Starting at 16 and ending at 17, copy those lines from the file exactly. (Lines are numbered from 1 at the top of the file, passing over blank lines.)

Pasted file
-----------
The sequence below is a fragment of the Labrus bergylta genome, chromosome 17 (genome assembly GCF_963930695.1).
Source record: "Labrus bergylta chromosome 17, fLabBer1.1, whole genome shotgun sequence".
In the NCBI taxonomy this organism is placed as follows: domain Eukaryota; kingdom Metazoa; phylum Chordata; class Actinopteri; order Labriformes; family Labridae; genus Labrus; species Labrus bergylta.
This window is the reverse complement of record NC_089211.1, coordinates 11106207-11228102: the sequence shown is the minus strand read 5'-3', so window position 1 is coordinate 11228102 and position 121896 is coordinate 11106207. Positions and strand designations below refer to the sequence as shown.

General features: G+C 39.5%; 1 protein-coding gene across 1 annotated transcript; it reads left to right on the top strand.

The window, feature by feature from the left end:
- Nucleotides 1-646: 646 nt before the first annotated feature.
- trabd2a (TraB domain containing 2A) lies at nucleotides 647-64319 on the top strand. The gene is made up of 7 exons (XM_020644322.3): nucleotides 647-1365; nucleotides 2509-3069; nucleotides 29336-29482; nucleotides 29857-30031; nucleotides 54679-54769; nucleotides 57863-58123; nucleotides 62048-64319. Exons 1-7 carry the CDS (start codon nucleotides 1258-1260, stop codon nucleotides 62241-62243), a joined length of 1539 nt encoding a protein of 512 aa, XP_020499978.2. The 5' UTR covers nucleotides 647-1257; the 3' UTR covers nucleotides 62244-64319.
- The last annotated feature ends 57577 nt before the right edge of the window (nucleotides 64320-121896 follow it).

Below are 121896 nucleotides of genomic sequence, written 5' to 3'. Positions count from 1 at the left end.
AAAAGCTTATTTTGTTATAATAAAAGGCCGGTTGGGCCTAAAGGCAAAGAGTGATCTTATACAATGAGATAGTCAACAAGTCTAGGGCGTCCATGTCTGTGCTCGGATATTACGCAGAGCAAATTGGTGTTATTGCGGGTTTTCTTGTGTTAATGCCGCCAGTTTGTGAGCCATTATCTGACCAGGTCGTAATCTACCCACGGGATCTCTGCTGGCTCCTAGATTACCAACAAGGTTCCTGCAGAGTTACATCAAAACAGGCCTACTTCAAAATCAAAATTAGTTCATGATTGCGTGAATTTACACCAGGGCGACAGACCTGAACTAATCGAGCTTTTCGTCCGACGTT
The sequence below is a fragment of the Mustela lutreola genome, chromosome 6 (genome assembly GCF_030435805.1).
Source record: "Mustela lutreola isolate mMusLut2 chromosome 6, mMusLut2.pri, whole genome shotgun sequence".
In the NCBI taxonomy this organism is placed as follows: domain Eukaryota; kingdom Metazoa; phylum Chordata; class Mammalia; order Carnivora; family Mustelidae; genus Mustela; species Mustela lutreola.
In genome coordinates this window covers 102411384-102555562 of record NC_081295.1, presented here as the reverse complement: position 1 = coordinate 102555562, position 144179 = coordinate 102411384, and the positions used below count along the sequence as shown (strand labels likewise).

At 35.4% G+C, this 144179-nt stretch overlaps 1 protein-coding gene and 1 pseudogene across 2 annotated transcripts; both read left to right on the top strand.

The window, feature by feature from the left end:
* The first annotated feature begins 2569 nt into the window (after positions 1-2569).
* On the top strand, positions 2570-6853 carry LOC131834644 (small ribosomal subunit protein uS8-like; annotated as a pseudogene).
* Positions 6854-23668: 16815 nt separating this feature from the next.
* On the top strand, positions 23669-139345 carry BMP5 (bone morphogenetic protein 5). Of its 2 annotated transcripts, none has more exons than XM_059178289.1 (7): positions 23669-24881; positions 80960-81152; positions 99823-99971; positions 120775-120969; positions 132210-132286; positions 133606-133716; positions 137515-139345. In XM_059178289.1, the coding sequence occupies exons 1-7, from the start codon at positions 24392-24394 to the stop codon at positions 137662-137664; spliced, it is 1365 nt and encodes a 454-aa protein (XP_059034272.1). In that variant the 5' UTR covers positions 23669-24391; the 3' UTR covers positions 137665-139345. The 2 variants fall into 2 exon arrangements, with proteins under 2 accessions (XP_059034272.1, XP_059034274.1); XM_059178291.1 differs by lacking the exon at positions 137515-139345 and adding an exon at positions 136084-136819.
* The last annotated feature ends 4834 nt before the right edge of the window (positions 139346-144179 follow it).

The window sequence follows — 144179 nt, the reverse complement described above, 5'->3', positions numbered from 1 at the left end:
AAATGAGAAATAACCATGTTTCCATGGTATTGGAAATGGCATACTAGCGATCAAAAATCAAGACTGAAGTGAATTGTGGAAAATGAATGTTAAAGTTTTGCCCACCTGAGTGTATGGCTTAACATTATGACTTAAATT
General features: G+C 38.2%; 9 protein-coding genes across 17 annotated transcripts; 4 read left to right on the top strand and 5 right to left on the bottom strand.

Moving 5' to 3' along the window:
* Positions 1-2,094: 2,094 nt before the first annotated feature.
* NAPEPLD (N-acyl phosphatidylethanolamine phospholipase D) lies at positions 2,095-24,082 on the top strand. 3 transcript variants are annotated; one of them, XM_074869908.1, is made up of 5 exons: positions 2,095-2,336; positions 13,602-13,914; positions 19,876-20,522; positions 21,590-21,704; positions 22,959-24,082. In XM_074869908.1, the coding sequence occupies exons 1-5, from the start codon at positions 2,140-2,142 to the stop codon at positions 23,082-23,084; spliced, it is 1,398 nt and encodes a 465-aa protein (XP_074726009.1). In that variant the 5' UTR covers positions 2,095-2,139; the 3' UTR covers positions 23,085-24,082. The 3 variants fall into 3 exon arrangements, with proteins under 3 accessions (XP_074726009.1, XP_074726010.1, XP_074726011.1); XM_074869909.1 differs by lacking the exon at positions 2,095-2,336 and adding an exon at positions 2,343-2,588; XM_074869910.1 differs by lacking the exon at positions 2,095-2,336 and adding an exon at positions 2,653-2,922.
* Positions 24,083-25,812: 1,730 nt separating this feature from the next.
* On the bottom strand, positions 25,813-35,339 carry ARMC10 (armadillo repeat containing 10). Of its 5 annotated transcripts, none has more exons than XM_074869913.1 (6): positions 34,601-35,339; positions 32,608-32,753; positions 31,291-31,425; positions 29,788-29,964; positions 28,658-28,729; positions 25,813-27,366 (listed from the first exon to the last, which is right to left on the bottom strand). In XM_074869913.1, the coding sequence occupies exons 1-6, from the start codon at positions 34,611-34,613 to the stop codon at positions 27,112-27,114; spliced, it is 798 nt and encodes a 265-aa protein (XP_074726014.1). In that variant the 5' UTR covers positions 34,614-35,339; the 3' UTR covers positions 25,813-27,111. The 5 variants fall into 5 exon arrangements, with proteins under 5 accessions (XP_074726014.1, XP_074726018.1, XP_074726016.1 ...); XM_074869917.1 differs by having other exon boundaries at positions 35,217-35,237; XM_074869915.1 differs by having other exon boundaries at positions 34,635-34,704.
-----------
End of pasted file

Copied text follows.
At 35.4% G+C, this 144179-nt stretch overlaps 1 protein-coding gene and 1 pseudogene across 2 annotated transcripts; both read left to right on the top strand.

The window, feature by feature from the left end: